Total and differential white blood cell counts and hemodynamic parameters in first-episode psychosis

Grant Moody, Brian J Miller

Research output: Contribution to journalArticle

9 Scopus citations

Abstract

There is evidence for blood inflammatory abnormalities in patients with first-episode psychosis (FEP). The monocyte- and neutrophil-to-lymphocyte ratios (MLR; NLR) are markers of inflammation and endothelial dysfunction, and predictors of cardiovascular disease, the leading cause of death in schizophrenia. We investigated relationships between white blood cell (WBC) counts and hemodynamic parameters associated with cardiovascular disease risk in 25 subjects age 18–50 hospitalized for FEP and 44 controls. Subjects had a blood draw, vital signs, and medical history. Patients with FEP had significantly higher NLR, MLR, pulse pressure, and rate pressure product (RPP) than controls (p < 0.05 for each), after controlling for potential confounders. In linear regression analyses, higher monocytes were a significant predictor of higher pulse pressure (p = 0.033) and higher MLR predicted RPP at the trend level (p = 0.051) in FEP, after controlling for potential confounders. To our knowledge, ours is the first report of increased RPP, a measure of myocardial workload, in FEP. We also replicated findings of increased NLR, MLR and pulse pressure in FEP. Our findings underscore that measurement of routine vital signs and blood total and differential WBC counts are germane to the clinical care of patients with psychosis as markers of cardiovascular disease risk.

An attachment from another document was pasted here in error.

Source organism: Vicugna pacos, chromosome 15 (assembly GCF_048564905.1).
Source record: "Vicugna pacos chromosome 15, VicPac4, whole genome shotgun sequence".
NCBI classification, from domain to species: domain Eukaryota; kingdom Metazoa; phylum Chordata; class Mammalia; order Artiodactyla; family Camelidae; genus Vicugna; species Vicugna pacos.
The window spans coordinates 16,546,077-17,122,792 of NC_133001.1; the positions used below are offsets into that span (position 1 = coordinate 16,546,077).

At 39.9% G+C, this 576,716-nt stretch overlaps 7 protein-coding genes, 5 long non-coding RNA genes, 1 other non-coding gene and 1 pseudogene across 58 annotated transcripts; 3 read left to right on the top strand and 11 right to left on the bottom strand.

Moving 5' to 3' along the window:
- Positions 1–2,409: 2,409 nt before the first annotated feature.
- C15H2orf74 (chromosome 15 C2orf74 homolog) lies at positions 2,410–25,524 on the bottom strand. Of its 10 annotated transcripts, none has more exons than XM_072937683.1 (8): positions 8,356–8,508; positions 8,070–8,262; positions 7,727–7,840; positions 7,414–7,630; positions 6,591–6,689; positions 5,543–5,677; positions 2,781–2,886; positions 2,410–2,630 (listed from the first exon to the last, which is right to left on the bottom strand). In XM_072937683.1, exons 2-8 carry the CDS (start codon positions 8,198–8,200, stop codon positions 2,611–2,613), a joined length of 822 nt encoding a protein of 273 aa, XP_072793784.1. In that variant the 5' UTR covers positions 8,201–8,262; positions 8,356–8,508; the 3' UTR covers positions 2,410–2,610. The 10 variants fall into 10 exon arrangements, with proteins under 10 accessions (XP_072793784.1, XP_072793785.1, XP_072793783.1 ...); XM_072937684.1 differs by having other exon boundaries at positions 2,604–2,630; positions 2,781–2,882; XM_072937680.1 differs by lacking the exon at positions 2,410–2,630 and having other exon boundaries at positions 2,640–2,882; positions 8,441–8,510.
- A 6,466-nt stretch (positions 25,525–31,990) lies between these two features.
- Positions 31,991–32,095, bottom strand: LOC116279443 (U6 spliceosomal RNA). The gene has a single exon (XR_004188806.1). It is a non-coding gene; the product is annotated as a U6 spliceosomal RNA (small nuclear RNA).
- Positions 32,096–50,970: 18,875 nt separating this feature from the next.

Original languageEnglish (US)
Pages (from-to)307-312
Number of pages6
JournalPsychiatry Research
Volume260
DOIs
StatePublished - Feb 1 2018

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Keywords

  • First-episode psychosis
  • Inflammation
  • Mean arterial pressure
  • Monocyte-Lymphocyte ratio
  • Neutrophil-Lymphocyte ratio
  • Pulse pressure
  • Rate pressure product

ASJC Scopus subject areas

  • Psychiatry and Mental health
  • Biological Psychiatry

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